“Those who can sit in silence with their fellowman, not knowing what to say but knowing that they should be there, can bring new life in a dying heart. Those who are not afraid to hold a hand in gratitude, to shed tears in grief and to let a sigh of distress arise straight from the heart can break through paralyzing boundaries and witness the birth of a new fellowship, the fellowship of the broken.” -Henri Nouwen
I love documentaries. They are the reason I have a Netflix account. Michelle and I watch alot of them. They let you see into lives, situations and the minds of the subjects and the producers. I watch them for fun and learning but I also watch them to grow. Documentaries pull on your heart, intellect, soul and imagination. You should make an effort to watch some. Netflix has thousands of them on every subject you can think of.
One of the documentaries I’m watching this week is titled ‘Paper Clips’ and it’s about middle school students in the small town of Whitwell, TN. Several years ago the school’s administrators decided they needed to introduce a project that would teach about divesity, which was an especially important and challenging task since Whitwell’s demographic is extremely homogenous. The Holocaust was chosen as the subject in which the students could learn about the struggles of Jewish people and their culture.
During discussion time in a class one day, the teacher was telling how over 6 million Jews had been murdered at the hands of Hitler. A student raised a hand and said she had no idea how big 6 million was because she’d never seen 6 million of anything. The teacher agreed that hardly anyone would have actually laid eyes on 6 million of anything either. It was decided that a collection would be started of some small item. They hoped to collect 6 million but what it could be took some research.
The movie says a student found that the paper clip had been invented in Norway, but this is probably a myth. You can read more about it here on Wikipedia although you may not trust Wikipedia. Ha! But we know for sure that Norwegians wore them on the collars of their shirts during WW2 to show their opposition to the Nazis. So it was decided to collect 6 million paper clips. I won’t share all the details here. You’ll need to watch the film. But when the media picked up the story, people from all over the world sent paper clips to this collection. Paper clips even came in from survivors of the Holocaust and their descendants.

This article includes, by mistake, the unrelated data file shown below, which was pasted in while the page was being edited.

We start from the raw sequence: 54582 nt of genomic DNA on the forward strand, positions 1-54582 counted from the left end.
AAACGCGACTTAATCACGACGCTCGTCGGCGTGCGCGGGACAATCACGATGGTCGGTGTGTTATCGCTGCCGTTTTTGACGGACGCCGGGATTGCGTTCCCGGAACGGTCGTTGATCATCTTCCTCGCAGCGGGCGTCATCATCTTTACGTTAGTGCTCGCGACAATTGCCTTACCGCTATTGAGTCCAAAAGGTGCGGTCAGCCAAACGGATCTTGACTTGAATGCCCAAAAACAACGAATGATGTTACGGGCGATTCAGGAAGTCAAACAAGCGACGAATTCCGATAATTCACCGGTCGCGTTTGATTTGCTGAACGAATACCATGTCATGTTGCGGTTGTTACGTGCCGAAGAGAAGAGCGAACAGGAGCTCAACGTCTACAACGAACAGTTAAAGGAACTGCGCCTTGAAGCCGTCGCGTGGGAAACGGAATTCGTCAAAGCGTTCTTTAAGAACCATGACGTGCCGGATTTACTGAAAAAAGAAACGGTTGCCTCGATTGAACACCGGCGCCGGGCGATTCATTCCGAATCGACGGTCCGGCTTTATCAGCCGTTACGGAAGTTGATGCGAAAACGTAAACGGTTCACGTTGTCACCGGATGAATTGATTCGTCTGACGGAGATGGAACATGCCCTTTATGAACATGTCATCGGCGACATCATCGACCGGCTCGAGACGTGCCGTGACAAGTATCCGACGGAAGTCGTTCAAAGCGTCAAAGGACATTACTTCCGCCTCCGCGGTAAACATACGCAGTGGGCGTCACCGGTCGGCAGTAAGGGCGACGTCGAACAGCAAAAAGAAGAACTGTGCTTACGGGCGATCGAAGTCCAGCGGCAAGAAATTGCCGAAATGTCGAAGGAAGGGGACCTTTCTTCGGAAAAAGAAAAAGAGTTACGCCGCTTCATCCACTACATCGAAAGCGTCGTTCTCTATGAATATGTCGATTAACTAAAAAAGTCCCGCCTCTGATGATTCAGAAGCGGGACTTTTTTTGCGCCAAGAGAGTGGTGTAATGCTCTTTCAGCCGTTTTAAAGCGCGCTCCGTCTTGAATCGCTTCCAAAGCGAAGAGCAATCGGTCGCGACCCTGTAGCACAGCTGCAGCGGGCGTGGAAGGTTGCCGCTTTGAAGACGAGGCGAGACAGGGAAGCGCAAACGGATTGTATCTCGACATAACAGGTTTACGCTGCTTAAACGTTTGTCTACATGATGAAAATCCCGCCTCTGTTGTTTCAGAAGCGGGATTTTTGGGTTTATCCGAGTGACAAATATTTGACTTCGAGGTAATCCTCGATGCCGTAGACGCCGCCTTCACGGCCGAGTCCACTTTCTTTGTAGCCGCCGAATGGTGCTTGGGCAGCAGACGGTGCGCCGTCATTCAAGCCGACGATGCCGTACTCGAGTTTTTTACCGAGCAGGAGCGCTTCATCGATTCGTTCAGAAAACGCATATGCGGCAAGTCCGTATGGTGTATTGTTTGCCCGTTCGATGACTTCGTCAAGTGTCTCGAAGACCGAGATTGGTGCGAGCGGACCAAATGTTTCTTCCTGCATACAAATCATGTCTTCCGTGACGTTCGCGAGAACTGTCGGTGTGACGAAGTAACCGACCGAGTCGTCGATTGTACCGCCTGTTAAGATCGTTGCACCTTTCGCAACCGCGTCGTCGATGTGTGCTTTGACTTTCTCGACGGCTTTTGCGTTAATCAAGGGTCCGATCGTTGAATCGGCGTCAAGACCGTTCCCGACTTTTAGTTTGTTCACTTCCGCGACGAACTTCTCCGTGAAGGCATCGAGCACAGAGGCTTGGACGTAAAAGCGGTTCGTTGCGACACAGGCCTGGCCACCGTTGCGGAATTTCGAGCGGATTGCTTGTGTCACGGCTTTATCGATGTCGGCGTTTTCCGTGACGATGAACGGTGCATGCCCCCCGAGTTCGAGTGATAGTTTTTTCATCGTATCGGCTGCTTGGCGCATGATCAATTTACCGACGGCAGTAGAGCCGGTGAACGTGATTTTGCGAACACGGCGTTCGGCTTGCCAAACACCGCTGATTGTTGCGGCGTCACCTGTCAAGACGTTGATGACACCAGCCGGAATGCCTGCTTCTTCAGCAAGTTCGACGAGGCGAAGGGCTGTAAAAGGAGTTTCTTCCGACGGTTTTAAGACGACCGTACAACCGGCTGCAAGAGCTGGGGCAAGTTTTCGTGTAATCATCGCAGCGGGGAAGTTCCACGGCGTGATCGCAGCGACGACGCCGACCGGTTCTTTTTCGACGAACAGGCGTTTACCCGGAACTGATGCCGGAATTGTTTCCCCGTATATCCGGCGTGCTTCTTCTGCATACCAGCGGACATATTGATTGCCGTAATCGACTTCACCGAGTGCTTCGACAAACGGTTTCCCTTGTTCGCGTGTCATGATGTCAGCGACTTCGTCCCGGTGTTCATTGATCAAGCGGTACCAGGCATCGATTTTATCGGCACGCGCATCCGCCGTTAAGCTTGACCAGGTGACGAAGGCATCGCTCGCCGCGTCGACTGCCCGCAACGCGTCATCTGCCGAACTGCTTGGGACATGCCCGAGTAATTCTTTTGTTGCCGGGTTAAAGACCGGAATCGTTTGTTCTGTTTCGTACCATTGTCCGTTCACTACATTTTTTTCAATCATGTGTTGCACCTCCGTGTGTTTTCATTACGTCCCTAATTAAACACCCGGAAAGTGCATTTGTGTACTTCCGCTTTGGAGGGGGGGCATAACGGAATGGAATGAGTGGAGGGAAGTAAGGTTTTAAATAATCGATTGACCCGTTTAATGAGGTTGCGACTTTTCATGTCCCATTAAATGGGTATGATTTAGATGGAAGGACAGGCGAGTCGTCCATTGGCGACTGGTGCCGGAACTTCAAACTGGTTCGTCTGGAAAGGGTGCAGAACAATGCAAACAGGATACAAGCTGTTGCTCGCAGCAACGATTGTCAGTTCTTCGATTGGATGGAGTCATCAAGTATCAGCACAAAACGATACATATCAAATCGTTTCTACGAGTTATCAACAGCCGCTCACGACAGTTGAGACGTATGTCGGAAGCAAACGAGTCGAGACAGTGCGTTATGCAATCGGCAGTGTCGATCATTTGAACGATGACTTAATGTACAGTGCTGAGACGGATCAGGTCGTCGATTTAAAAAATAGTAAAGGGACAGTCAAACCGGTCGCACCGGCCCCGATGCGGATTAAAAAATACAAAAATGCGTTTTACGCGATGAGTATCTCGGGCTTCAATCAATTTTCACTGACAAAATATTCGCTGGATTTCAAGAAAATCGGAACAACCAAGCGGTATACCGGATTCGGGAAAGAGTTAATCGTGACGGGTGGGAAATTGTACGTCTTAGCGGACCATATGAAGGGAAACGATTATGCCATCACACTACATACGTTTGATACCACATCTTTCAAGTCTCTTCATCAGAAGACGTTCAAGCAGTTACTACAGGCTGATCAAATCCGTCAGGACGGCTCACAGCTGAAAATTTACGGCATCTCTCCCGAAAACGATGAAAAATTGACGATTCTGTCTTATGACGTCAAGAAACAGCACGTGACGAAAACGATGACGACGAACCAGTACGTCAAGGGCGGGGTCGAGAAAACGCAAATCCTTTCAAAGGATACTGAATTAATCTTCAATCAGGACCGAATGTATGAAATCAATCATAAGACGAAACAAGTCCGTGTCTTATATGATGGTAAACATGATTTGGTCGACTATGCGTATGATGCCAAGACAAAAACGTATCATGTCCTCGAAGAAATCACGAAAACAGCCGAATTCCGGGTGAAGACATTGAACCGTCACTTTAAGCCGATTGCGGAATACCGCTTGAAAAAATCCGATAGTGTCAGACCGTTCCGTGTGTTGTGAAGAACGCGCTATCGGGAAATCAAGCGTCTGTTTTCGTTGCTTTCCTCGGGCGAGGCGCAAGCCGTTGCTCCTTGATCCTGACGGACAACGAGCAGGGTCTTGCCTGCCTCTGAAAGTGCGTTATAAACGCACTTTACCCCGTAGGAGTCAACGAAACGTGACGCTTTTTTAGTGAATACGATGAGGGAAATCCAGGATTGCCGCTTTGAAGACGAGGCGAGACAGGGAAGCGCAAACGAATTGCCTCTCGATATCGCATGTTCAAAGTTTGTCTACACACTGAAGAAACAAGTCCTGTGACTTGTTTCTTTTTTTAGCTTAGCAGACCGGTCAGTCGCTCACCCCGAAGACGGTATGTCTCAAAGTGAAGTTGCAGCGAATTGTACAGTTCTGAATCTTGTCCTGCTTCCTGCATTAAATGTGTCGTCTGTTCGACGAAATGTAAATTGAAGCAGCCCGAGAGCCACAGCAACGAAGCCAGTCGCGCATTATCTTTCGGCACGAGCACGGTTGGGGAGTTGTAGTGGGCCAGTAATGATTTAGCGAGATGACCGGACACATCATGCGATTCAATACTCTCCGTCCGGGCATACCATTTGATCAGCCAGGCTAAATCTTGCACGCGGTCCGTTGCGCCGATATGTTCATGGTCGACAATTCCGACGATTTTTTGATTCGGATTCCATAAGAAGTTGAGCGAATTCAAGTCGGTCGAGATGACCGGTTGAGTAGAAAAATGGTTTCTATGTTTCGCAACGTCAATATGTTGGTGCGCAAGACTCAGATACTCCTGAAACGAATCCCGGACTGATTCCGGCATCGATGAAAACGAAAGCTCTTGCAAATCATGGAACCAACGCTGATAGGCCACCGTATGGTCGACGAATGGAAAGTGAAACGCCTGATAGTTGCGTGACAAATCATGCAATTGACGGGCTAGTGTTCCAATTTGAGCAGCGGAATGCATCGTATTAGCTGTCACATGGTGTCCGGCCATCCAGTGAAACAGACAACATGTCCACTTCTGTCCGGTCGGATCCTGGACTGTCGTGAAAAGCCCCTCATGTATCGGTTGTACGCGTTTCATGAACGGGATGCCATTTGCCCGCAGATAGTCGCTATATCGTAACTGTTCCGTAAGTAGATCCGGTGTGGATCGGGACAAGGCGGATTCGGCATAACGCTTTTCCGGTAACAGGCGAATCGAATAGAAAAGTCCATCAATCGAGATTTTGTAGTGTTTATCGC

I want to share what just one woman said in the movie. Her name was Sheila Levine and she sent 14 paper clips for the collection, one paper clip for each member of her family who died in concentration camps. She lost 4 grandparents, 1 brother, 7 aunts and uncles, and 2 cousins. She speaks in the movie about how people mostly see the large number but forget that the true tragedy was each individual life that was lost. Sheila says so many people, like herself, were left with no families and would forever be without families. She says, “All I ever wanted was people. I wanted them and I never had them.”
That statement to me was like a blow to the gut. I’d never thought of the Holocaust as such individual pain.
But now all of this has me thinking about the pain all around me; the pain of loneliness and abandonment that I too often see as so large a problem that I miss the individuals. I fight against it in my life by investing myself in humanity but now I’m wondering if we aren’t all attacking it on too large a basis, which is making us less effective. Maybe we should all look intently at the individuals in our lives and pick one to be a person to them. The only defense against loneliness is people. The only offense against loneliness is people. We are the presence of God on earth in a very real, tangible sense.
I know all of you invest in people that you can name individually and I do too. But what if our thinking shifted just a little to be much more intentional towards a special few people who really need invested in? I’m not sure what would happen or if things would even look that much different for you. But I have a sneaking suspicion that they will. You should watch this movie and see if it inspires you too.
At the very least, these thoughts make me want to be here for my wife, kids, friends and family in every way I can even if it requires great personal sacrifice. What price is too high to pay to give someone the gift of your presence? And the only prerequisite to giving the gift of presence is that you’re alive to give it. And if you’re reading this, you’re alive so get to it!
Anyone else have thoughts about all this?